Uber. Eight years ago, the company did not exist and the word was simply a rarely used adjective of German origin meaning “ultra”, like an uber intellectual. Today, Uber has become one of the most successful startups in history and the word has become a commonplace verb in English parlance. Transcending to “verb” status puts Uber in the highly exclusive class of innovative business disrupters like Google and FedEx whose business names and processes have become synonymous with an action that didn’t previously exist but is now done on a regular basis.  Who today wouldn’t understand what actions you had taken if you said, “I quickly googled the address for the nearest drop-off spot and uber-ed over there so I could fed-ex my package out on time”?

Uber owns no cars, has no drivers, and has minimal fixed assets. Instead, they created an incredibly user-friendly software that improves aspects of the taxi ride industry we didn’t know needed improvement. Not surprisingly, the full legal name is Uber Technologies, Inc.  While the only technologies typically found in traditional taxi cabs are the decades old meter clicking away the increments of the cost of your ride, the Uber software provides new value to both the driver and the customer with useful information such as the location of both the driver and the customer, time estimate for pick-up, exact pricing, car options, driving directions, and much more.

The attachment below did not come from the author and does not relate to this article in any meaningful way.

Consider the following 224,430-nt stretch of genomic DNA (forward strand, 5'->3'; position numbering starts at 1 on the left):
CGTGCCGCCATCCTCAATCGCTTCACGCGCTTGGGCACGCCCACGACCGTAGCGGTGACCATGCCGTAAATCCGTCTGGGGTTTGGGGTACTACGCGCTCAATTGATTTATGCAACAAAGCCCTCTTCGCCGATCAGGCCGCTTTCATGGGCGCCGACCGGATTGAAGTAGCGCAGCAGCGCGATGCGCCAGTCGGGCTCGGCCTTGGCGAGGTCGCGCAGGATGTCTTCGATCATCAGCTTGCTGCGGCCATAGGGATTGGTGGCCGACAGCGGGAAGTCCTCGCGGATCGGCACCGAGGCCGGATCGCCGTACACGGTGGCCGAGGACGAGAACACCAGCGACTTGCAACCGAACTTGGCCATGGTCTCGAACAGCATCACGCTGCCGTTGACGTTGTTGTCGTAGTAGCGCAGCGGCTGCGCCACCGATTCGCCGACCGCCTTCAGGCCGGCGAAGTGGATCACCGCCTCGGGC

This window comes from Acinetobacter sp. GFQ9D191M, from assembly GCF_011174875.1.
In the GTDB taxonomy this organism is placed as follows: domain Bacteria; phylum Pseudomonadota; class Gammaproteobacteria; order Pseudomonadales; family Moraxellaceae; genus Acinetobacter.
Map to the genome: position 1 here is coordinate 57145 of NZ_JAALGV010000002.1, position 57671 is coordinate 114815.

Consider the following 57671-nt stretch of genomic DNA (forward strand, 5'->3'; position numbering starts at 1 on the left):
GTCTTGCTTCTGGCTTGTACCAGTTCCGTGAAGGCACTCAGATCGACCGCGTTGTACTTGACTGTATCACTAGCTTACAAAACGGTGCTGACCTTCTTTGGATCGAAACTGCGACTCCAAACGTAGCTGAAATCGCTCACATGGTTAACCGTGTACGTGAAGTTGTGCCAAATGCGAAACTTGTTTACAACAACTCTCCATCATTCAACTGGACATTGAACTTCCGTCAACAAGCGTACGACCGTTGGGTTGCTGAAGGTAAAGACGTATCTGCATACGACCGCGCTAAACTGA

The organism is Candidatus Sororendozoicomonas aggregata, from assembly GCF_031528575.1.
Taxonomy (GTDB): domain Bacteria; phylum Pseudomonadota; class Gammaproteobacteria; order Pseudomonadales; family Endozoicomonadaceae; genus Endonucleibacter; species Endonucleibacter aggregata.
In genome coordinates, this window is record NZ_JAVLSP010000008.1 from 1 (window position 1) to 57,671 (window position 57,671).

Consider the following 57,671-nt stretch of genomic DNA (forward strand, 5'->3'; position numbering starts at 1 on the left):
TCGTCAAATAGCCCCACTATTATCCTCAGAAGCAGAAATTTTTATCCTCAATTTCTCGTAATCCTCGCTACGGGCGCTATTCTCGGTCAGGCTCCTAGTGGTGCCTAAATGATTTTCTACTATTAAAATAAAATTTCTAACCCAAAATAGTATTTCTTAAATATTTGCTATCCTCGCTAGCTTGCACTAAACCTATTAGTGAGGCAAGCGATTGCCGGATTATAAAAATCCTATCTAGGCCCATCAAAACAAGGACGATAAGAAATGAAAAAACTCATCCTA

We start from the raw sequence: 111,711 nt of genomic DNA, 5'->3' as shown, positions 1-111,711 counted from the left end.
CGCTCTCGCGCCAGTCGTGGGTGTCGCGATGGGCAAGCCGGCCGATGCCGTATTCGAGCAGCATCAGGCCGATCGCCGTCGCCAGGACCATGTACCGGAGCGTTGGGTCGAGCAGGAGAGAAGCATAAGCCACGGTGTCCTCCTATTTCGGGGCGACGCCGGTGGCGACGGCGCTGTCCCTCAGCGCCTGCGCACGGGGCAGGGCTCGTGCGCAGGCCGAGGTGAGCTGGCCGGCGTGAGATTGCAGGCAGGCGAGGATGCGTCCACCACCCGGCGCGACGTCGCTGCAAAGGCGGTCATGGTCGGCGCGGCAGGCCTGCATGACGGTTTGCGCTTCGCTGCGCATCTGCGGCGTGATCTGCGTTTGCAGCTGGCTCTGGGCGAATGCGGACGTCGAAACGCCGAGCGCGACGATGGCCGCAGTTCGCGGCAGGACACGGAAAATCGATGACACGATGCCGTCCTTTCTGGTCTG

By creating this simple way to get a ride, Uber has reached another pinnacle accomplishment whereby the creativity of its business model has become a noun: uber-fication.  According to Dr. Paul Marsden in his Reading Room article, The Uberfication of Everything, “…the real genius of Uber lies in a deep understanding of convenience – what it is and why it matters.  That’s what Uberfication is all about; pivoting your business to deliver on a core under-exploited consumer need – convenience”.